PARENTING: Empty nest, what are you gonna do is a rude question
I find it reprensible, bordering on rude, that my friends and family are asking me what I am gonna do with my life now that Tasha, the last kid is moving away for university.
1. I will have the shower to myself.
2. Will not have to pick up her socks.
3. Will cook Uganda food.
4. Will not have to be awoken to high pitch singing at 5am.
5. Will not have to pack lunch bag.
6. Will not beg the school bus driver to wait “she is doing her make up”.
7. Will not have to say the Rosary when she drives herself to school.
ABOVE ALL. My child was a premmie. Born weighing 3.75lbs (1.7 kilos) and fragile as premmies come.
Naturally, I will miss 18yrs of sleepless nights.
Then you have the audacity to ask me “what are you gonna do”? I will maybe finally sleep after 18yrs.
Where were you when I was in hospital with a premmie?
Where were you for the feeding of every 3hrs meaning no sleep?
Where were you when I had to take her in for weighing weekly for the medics to determine she was gaining weight?
Where were you the night I nearly threw her out of the window after 3 weeks with no sleep?
Where were you? Where were you when she gained weight and got colic? Google Colic.
Where were you when she teethed right after colic? Read up on kids teething.
Where were you when she feared everyone in uniform including throwing tantrums in airports because airport people wear uniforms? Even in MacDonalds, she would throw herself on the floor because people in MacDonald were wearing uniforms.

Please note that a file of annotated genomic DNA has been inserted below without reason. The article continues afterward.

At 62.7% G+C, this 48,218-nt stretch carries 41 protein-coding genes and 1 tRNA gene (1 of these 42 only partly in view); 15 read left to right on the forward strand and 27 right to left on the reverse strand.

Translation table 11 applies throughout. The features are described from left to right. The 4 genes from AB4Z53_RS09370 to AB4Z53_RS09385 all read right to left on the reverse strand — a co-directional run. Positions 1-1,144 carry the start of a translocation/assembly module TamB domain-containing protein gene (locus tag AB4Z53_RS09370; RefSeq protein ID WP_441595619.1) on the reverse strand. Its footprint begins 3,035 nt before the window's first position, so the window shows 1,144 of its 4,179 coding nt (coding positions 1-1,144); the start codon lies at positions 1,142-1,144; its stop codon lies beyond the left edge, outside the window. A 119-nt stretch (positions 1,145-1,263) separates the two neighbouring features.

A premmie child sees far too many people in uniforms sticking needles. It becomes long life trauma.
Where were you? When her dad had to quit his well paying job to stay at home and raise this child who was too fragile to be put in a daycare?
In your arrogance, you ask me about “empty nest”. AND you now ask “what are you gonna do with your life now that you have an empty nest”. Emotional Intelligence is common sense.
PERHAPS, the best reply is: “Live”. Any parent who has raised a Premmie will tell you that from 1.5-1.75kgs, many parents are told that the child will be fragile. We raised Tasha from 1.7kg and when she checked in before flying to Toronto, she weighed 50kgs.
RUDENESS of some people who think they mean well but what makes you think that a parent has no life apart from the child? It is horrible that people judge people by the child. Does this then mean that parents with no kids are not worth your attention?
Thanks to all my friends in Canada who have stood by me.
—— AUTO – GENERATED; Published (Halifax Canada Time AST) on: August 25, 2019 at 11:44PM